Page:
WARSAW, Poland—Nearly 120,000 people have so far fled Ukraine into Poland and other neighboring countries in the wake of Russian invasion, the U.N. refugee agency said on Saturday.
Poland has declared its border open to fleeing Ukrainians, even for those without official documents.
On Saturday a government official also said that the country sent a hospital train that will pick up those wounded in the war in Mostyska, in western Ukraine, and bring them to Warsaw for treatment.
The hospital train departed the border town of Przemysl and has five carriages adapted to transport the wounded and four stocked with humanitarian aid for Ukraine’s Lviv district.
“Almost 116,000 have crossed international borders as of right now. This may go up, it’s changing every minute,” said Shabia Mantoo, the spokeswoman of the U.N. High Commissioner for Refugees. “It’s very fluid and changing by the hour."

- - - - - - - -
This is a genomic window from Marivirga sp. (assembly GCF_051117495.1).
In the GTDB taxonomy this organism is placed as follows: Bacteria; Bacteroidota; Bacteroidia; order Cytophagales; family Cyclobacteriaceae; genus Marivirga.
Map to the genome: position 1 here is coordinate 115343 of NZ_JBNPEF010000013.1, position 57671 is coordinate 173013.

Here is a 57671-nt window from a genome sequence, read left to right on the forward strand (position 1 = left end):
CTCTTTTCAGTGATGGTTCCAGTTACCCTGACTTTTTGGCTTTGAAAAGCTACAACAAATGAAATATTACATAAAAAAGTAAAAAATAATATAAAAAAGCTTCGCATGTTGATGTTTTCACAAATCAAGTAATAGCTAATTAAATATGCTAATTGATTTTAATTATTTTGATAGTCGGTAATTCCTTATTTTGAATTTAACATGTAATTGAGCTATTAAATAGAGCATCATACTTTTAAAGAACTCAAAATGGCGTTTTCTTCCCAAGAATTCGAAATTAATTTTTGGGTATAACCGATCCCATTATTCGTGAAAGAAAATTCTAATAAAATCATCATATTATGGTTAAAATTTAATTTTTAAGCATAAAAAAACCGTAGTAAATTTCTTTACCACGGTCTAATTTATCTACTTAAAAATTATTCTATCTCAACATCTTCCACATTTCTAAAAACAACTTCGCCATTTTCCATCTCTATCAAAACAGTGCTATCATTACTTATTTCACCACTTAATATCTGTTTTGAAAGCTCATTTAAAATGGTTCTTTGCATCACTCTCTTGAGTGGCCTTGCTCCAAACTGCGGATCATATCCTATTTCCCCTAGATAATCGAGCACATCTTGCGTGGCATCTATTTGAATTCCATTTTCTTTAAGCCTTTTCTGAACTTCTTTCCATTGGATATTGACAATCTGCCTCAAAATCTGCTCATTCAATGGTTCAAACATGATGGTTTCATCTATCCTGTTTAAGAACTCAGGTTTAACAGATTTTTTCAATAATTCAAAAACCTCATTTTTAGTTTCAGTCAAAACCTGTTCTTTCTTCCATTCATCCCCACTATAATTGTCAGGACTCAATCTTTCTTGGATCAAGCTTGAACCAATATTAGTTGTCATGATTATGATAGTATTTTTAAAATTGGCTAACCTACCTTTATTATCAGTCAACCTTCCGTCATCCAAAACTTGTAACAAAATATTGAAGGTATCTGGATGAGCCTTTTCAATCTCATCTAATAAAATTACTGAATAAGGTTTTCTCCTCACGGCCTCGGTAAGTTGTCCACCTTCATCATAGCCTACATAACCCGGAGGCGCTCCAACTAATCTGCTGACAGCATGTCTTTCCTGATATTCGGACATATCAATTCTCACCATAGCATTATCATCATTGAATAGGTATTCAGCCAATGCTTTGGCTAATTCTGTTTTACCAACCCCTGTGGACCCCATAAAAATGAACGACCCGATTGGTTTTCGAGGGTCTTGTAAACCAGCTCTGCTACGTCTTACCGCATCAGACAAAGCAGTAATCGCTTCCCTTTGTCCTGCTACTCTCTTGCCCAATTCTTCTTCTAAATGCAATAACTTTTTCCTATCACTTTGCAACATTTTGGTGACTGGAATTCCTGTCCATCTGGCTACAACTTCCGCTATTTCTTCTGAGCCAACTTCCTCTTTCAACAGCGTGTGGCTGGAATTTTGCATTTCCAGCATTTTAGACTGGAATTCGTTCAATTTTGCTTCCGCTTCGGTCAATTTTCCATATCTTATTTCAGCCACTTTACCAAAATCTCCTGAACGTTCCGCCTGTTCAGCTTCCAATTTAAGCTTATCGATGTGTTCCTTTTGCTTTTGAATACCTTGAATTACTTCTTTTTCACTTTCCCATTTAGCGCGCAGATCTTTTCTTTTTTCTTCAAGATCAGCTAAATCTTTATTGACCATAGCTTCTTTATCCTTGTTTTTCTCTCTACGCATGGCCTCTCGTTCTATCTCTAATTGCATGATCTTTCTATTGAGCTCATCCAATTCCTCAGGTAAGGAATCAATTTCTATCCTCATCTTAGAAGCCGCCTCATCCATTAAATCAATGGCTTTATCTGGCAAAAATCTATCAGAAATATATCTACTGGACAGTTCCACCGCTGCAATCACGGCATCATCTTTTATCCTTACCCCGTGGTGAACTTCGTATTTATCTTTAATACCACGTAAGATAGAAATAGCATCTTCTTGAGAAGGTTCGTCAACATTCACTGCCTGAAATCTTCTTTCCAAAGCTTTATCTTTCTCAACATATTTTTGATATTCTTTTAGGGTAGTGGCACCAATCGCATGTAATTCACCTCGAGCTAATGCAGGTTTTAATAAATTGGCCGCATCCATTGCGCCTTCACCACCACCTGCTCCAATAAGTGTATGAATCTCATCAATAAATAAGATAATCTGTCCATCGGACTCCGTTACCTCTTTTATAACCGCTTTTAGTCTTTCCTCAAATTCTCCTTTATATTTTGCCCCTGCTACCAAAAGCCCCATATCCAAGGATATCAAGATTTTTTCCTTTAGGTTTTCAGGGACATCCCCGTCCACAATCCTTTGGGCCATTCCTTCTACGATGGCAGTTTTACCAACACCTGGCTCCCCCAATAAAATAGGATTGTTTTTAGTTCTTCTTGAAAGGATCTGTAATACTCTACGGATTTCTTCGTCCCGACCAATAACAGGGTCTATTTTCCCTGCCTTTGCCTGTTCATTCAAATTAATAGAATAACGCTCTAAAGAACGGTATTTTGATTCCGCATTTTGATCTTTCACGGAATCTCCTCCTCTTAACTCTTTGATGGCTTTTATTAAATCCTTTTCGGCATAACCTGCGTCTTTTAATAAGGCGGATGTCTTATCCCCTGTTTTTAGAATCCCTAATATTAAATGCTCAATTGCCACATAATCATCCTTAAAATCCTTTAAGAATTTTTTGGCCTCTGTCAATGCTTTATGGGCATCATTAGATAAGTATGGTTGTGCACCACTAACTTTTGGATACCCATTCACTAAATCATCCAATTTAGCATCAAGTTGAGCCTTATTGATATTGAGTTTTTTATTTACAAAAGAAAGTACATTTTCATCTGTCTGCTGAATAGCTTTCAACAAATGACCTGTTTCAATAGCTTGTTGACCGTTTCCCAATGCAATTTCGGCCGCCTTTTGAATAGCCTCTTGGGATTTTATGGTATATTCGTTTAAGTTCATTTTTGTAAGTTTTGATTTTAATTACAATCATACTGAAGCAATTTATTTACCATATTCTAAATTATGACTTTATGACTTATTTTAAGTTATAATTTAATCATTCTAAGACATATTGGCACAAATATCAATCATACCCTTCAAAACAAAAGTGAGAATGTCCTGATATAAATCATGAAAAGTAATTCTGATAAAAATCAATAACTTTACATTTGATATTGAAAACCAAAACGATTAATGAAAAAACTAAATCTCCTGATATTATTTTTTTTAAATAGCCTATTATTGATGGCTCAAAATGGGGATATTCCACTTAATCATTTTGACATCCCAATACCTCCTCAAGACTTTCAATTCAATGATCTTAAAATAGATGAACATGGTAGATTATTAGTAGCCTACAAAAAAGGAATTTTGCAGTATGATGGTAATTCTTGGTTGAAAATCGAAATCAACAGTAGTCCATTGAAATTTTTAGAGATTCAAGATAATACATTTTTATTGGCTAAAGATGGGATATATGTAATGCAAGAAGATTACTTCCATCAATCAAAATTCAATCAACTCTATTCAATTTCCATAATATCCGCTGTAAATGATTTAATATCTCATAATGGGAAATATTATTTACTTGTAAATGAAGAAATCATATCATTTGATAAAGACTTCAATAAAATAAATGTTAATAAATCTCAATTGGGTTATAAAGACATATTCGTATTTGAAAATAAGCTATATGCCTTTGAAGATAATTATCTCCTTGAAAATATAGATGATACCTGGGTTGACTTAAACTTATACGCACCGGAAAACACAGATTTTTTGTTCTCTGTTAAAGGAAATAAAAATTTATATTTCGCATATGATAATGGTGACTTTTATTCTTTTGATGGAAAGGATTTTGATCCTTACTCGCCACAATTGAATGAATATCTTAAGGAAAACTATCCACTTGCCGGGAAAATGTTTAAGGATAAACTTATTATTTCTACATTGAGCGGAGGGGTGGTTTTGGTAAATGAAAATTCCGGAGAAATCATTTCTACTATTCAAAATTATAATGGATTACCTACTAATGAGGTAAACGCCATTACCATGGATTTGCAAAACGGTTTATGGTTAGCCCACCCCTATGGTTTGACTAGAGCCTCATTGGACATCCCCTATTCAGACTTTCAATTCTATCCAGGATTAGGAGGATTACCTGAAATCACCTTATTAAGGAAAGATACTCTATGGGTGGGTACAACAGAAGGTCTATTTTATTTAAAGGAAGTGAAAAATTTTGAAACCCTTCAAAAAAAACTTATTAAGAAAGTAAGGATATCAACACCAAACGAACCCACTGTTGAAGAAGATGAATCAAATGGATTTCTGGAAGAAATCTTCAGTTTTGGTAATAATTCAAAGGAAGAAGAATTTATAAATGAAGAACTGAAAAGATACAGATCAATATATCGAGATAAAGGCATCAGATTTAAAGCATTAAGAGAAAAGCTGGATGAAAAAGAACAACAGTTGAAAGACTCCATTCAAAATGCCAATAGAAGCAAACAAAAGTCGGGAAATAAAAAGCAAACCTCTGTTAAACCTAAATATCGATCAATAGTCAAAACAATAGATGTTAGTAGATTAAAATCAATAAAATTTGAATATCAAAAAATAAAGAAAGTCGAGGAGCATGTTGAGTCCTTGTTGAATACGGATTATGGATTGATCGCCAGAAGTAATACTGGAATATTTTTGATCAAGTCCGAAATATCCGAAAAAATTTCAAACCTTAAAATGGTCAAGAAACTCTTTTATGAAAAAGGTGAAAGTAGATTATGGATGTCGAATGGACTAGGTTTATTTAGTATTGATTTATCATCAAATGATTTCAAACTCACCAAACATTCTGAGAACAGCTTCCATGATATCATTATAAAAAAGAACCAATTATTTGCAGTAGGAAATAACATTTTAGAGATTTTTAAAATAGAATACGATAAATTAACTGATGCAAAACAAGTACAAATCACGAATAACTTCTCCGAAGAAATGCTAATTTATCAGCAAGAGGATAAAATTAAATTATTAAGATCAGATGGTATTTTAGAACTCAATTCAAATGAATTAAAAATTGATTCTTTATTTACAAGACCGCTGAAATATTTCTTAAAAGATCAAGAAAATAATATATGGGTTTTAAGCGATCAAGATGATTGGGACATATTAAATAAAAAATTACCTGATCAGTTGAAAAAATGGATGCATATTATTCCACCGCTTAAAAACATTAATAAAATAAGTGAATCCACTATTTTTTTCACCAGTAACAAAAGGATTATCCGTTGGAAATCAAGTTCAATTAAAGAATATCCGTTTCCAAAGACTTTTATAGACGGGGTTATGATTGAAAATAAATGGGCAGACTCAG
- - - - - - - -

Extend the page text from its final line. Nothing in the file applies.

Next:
The agency expects up to 4 million Ukrainians could flee if the situation deteriorates further.
Those arriving were mostly women, children, and the elderly after Ukrainian President Volodymyr Zelenskyy on Thursday banned men of military age from leaving the country.
Mantoo said most were heading to neighboring Poland, Moldova, Hungary, Romania, and Slovakia, and even some into Belarus—from which some Russian forces entered Ukraine.
She did not immediately have details on numbers by country, but by far the largest numbers were arriving in Poland, where some 2 million Ukrainians have already settled to work in recent years, driven away by Russia's first incursions into Ukraine in 2014 and seeking opportunities in the booming economy of the European Union neighbor.
Poland's government said Saturday morning that more than 100,000 Ukrainians had crossed the Polish-Ukrainian border in the past 48 hours.
At the Medyka border crossing, a line of vehicles waiting to enter Poland stretched 15 kilometers (9 miles) into Ukraine, according to people crossing the border, Polish broadcaster TVN24 reported.